As the conditions in the luxury retail market grow increasingly difficult, Gucci uses a strong digital strategy to their advantage.
The luxury business is not an easy one for any company. No greater can this be seen than with luxury fashion. New and existing competition is a constant, global economic changes and fluctuations are rampant, and consumer behavior is perpetually changing. It then comes as no surprise that many brands in the luxury fashion industry struggle.
The collision of technology and shifting media landscape, where the speed to market has become critical to maintaining consumer interest, has only increased the challenge. The days of collections showing on runways, followed by months of time to bring to market, have been replaced with a consumer who wants what they see instantly—or they move on. Add to this that e-commerce is now proliferating in luxury fashion in ways it had not in the past. The consumer, once reluctant to buy luxury goods online, has more than changed its tune and is now driving upwards of four times growth in online luxury sales in just five years (2009 – 2014). Though most luxury brands report that the majority of sales are still offline, many industry analysts believe that e-commerce will be the third largest luxury market after China and the U.S.
Industry forecasts are estimations that may not always prove accurate, but luxury brands are certainly in a new world, forcing many to change how they do business.
The great news is, adapting to this new and changing marketplace can be done—and done successfully—with real benefit the bottom line in unique and dynamic ways. The savviest brands today no longer make a distinction between online and offline, and include digital in the core of all their major marketing initiatives. The luxury fashion house Gucci is an outstanding example.
From Success To Near Bankruptcy And Back
In the past two decades, Gucci has gone from being one of Italy’s most preeminent brands to almost bankrupt, then back to the top again. A major component of its turnaround has been credited to its digital strategy and efforts. Founded in 1921, the company has not only succeeded in adapting its business to the new digital landscape with modern technology and marketing techniques, but has done so while maintaining its rich heritage and brand identity.
The key has been in Gucci’s effort to take its legacy offline business and seamlessly mesh in online capabilities, including e-commerce, social media, digital marketing and integration of mobile apps and tactics. Its use of content, once limited to offline and print initiatives, is carried cohesively across all of its channels and touchpoints. Whereas in the past, the line between digital and traditional were often separated—with online playing a lesser role—today’s top brands operate across both arenas in tandem. Gucci’s campaigns draw online consumers into a clever multi-media experience that leverages the power of video, photography and more—and when the shopper is offline they’ll see the campaign consistently adapted to that environment. Whether the Gucci customer is shopping online or in a store, this omni channel experience and product access is identical. If a customer wants to find an item offline, they can utilize Gucci’s website as well. Gucci’s smartphone and tablet website experiences were customized for these user environments, yet were seamless to the main site and consistent with the stores.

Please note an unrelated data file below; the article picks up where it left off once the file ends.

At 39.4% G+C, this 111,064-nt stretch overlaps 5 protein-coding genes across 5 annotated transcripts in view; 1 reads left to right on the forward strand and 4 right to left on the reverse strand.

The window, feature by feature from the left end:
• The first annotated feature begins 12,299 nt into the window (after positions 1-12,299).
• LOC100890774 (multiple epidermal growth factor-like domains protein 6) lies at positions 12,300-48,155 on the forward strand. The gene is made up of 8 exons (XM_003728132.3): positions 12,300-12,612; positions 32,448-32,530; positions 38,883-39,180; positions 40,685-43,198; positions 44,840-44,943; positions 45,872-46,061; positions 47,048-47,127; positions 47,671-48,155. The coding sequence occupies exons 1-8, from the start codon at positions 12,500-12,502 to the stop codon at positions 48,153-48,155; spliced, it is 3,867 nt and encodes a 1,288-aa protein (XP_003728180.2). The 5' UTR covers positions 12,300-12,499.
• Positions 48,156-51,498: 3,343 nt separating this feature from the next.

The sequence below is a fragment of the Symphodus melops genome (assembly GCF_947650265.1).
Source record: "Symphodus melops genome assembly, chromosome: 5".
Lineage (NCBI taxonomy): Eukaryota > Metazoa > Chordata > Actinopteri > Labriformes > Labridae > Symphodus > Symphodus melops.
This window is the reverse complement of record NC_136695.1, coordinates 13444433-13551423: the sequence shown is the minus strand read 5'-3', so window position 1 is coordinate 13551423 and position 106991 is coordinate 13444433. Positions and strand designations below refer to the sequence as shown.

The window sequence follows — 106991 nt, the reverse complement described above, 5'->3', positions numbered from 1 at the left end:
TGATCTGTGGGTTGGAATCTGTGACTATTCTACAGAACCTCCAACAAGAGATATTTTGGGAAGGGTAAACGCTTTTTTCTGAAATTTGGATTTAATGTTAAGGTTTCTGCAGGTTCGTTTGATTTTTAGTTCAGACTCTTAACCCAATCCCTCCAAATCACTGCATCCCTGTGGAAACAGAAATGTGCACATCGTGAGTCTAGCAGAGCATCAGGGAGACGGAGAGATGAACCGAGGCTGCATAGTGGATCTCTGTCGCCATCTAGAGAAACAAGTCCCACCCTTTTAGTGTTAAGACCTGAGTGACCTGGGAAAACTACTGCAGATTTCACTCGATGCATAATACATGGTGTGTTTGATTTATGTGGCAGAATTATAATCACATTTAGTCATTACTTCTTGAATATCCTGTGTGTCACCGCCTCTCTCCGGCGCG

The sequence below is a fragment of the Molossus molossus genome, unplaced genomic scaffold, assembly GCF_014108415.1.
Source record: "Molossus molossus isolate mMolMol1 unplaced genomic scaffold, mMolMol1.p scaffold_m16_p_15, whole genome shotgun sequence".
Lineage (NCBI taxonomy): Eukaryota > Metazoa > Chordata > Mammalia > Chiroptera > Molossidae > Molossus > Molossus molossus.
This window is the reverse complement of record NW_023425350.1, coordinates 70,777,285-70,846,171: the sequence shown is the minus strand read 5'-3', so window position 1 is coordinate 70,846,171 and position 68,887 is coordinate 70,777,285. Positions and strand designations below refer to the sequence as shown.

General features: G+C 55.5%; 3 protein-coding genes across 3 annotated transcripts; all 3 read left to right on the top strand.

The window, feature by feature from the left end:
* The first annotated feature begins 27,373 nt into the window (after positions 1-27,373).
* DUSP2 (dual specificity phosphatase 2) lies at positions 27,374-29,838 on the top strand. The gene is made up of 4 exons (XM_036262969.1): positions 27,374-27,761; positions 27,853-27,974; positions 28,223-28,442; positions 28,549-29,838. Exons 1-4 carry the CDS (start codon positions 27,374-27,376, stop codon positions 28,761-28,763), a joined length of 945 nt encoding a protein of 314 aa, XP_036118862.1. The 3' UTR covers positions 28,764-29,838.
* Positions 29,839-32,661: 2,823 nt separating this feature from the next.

By leveraging fragmentation—versus allowing it to limit the brand—Gucci has created new and exciting avenues for customers to enjoy, access, and purchase its products.
Letting Content Do The Talking
All great brands understand that for consumers, it’s about conveying a lifestyle. Exclusivity once played a role but today’s consumer taps brands for much more. A deeper look into Gucci’s content efforts across all of its touchpoints and price points is an excellent example of how content can drive both marketing and messaging. For example, in celebrating its iconic Horsebit loafers, Gucci used a suite of content methods, from shoppable mobile videos to user-generated photography. It then distributed this across its social network pages on Facebook, Instagram, etc. as well as in email newsletters and on its website. Content was adapted to formats for every environment, yet remained consistent and on-brand across its overall ecosystem. A traditional media effort complimented Gucci’s offline and online strategy, putting the brand in front of customers no matter where they are.
Using Collaborations And Partnerships To Expand Reach
Gucci utilized strong partnerships to help grow its digital efforts, working with partners from Hollywood to car manufacturers, to art museums and digital influencers. This empowers the brand to reach into other demographics and customer bases while maintaining its own identity and brand. It’s proven to be a win for the company’s digital business, helping to not just create online buzz but establish Gucci as an innovative, creative “new” world luxury brand—despite that the company has been in business for nearly a century.
Luxury brands that have not begun to adapt to digital transformation, or those who continue to see it as a lesser channel, will struggle in today’s marketplace as well as the future. But with the success of approaches used by Gucci and other luxury brands (or even brands outside of the luxury category), combined with the wealth of consumer data available to help businesses make choices, the opportunities that lie ahead far exceed the challenges—providing that brands adapt their business accordingly.